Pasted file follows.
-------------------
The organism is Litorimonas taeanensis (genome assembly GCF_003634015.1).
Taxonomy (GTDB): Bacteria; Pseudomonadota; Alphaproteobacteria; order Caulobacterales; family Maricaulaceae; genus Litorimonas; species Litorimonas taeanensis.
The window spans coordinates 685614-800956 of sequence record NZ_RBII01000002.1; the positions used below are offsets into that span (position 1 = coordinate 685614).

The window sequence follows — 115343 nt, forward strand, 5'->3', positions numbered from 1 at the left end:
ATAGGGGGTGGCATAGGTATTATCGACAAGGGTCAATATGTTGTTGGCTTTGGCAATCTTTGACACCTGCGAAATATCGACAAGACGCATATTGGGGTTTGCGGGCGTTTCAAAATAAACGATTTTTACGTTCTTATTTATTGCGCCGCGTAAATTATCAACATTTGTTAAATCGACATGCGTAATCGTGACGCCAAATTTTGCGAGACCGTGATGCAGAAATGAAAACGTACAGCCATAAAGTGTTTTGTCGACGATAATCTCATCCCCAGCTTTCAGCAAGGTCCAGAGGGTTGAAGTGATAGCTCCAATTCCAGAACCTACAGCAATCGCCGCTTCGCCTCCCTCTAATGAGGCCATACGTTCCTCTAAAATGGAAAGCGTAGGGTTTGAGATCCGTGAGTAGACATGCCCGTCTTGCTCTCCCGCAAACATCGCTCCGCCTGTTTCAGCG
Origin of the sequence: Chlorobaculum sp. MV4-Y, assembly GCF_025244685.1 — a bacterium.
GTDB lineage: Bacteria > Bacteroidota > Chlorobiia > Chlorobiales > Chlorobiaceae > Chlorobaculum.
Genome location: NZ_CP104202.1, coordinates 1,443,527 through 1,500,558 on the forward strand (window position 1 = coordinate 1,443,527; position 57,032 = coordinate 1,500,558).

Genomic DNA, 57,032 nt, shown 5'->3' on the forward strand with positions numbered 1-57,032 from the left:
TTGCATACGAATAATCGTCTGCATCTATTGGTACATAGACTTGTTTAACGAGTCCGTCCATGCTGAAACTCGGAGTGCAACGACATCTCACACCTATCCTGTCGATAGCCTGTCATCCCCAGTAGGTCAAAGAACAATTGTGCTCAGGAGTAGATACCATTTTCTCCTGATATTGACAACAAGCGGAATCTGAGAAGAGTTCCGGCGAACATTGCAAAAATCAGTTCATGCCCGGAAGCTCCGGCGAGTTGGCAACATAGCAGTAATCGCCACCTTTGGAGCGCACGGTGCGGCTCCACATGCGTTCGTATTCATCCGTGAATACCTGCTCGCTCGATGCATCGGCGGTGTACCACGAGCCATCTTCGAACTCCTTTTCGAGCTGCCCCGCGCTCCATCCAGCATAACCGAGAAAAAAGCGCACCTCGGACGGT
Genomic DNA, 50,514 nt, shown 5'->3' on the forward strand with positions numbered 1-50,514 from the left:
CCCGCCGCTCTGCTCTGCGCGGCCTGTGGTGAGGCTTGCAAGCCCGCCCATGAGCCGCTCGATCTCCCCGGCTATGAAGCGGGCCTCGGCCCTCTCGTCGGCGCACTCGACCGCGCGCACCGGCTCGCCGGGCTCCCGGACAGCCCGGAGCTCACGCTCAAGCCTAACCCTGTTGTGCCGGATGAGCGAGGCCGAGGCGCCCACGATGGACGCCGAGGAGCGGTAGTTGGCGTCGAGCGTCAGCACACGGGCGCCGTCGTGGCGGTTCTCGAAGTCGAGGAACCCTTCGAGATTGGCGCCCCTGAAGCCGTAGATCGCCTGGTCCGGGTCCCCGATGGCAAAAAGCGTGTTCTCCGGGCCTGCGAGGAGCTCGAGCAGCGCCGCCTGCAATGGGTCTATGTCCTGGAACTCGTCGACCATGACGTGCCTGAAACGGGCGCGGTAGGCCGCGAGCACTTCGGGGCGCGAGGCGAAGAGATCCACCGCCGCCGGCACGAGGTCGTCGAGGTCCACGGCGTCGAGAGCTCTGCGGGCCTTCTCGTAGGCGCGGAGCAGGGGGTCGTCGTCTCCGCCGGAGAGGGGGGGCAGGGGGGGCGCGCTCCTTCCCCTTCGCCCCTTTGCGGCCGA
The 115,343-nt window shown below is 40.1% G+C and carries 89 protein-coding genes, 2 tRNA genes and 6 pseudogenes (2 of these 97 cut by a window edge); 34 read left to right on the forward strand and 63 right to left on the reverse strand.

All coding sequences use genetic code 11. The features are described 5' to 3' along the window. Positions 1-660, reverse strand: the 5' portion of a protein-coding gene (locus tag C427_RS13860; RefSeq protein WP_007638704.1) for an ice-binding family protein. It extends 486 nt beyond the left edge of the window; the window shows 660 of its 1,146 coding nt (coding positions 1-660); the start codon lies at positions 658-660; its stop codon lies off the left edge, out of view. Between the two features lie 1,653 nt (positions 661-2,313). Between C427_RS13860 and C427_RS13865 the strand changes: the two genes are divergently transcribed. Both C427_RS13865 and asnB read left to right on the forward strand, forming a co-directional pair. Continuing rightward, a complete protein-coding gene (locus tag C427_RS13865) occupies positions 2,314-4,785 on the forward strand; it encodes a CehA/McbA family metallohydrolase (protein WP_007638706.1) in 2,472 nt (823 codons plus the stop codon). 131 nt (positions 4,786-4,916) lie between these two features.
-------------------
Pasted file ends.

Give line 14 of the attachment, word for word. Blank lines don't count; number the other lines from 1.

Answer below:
All coding sequences use genetic code 11. The features are described 5' to 3' along the window. Positions 1-660, reverse strand: the 5' portion of a protein-coding gene (locus tag C427_RS13860; RefSeq protein WP_007638704.1) for an ice-binding family protein. It extends 486 nt beyond the left edge of the window; the window shows 660 of its 1,146 coding nt (coding positions 1-660); the start codon lies at positions 658-660; its stop codon lies off the left edge, out of view. Between the two features lie 1,653 nt (positions 661-2,313). Between C427_RS13860 and C427_RS13865 the strand changes: the two genes are divergently transcribed. Both C427_RS13865 and asnB read left to right on the forward strand, forming a co-directional pair. Continuing rightward, a complete protein-coding gene (locus tag C427_RS13865) occupies positions 2,314-4,785 on the forward strand; it encodes a CehA/McbA family metallohydrolase (protein WP_007638706.1) in 2,472 nt (823 codons plus the stop codon). 131 nt (positions 4,786-4,916) lie between these two features.